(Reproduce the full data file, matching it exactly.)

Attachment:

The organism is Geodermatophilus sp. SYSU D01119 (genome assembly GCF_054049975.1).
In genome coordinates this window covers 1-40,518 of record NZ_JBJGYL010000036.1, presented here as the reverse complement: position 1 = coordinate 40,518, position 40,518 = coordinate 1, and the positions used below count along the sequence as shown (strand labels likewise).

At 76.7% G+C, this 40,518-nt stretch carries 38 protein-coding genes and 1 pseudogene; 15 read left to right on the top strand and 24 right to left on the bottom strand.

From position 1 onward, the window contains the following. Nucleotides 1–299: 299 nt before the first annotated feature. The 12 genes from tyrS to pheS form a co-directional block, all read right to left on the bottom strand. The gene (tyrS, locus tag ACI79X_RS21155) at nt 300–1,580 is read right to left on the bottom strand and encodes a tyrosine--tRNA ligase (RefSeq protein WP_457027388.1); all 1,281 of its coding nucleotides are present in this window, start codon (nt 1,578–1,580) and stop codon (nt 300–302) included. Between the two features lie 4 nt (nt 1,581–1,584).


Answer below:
The organism is Geodermatophilus sp. SYSU D01119 (genome assembly GCF_054049975.1).
In genome coordinates this window covers 1-40,518 of record NZ_JBJGYL010000036.1, presented here as the reverse complement: position 1 = coordinate 40,518, position 40,518 = coordinate 1, and the positions used below count along the sequence as shown (strand labels likewise).

At 76.7% G+C, this 40,518-nt stretch carries 38 protein-coding genes and 1 pseudogene; 15 read left to right on the top strand and 24 right to left on the bottom strand.

From position 1 onward, the window contains the following. Nucleotides 1–299: 299 nt before the first annotated feature. The 12 genes from tyrS to pheS form a co-directional block, all read right to left on the bottom strand. The gene (tyrS, locus tag ACI79X_RS21155) at nt 300–1,580 is read right to left on the bottom strand and encodes a tyrosine--tRNA ligase (RefSeq protein WP_457027388.1); all 1,281 of its coding nucleotides are present in this window, start codon (nt 1,578–1,580) and stop codon (nt 300–302) included. Between the two features lie 4 nt (nt 1,581–1,584).